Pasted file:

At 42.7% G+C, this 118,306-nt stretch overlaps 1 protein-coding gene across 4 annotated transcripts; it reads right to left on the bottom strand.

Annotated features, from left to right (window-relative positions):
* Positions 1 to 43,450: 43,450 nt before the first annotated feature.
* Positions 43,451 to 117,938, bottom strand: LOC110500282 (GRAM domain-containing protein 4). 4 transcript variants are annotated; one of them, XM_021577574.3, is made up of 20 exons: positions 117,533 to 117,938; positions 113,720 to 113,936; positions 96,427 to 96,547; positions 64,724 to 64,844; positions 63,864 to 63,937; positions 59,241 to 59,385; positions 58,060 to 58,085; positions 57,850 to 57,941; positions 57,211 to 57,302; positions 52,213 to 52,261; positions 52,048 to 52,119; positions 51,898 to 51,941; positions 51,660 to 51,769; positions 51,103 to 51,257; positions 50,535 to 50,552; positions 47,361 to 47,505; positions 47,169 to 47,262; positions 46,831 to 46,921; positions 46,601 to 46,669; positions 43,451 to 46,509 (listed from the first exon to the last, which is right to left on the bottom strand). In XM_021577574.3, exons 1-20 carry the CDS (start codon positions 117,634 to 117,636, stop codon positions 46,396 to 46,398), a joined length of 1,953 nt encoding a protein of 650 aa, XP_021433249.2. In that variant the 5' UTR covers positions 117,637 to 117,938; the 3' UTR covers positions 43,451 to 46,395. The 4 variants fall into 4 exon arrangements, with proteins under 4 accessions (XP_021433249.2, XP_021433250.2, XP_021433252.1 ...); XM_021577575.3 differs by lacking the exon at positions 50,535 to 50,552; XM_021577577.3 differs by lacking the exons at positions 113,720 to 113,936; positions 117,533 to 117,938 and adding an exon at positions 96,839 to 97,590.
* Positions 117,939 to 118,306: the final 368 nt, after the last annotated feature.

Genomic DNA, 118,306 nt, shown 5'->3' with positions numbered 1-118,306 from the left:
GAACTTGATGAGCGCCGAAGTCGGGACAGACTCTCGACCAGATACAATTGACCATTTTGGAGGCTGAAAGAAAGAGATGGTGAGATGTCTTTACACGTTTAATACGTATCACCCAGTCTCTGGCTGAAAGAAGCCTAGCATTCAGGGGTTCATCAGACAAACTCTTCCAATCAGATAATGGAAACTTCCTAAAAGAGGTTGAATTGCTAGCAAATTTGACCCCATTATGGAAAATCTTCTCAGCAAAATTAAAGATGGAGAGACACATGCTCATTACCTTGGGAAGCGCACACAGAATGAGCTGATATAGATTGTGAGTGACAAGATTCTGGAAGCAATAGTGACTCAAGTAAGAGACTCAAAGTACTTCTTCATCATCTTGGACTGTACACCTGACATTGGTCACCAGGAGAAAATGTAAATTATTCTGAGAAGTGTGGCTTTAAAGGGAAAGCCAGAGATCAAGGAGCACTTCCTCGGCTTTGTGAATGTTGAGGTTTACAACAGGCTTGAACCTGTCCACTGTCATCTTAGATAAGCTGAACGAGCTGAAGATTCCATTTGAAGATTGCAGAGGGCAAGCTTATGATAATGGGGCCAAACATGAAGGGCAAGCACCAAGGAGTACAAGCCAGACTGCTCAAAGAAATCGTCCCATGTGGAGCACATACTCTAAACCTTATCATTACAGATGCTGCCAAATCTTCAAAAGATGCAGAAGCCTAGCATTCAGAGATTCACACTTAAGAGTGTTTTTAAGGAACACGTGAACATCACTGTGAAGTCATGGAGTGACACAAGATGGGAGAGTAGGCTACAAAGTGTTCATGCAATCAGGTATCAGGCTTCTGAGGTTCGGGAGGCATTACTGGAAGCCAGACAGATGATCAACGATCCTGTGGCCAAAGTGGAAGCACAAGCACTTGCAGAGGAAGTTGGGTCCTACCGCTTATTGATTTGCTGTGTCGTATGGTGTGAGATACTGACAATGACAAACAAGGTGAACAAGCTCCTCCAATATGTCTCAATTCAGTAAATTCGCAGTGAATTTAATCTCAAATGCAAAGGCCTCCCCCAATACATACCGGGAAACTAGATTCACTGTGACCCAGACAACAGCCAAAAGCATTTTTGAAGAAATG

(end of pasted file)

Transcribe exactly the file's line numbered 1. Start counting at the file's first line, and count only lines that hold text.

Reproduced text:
At 42.7% G+C, this 118,306-nt stretch overlaps 1 protein-coding gene across 4 annotated transcripts; it reads right to left on the bottom strand.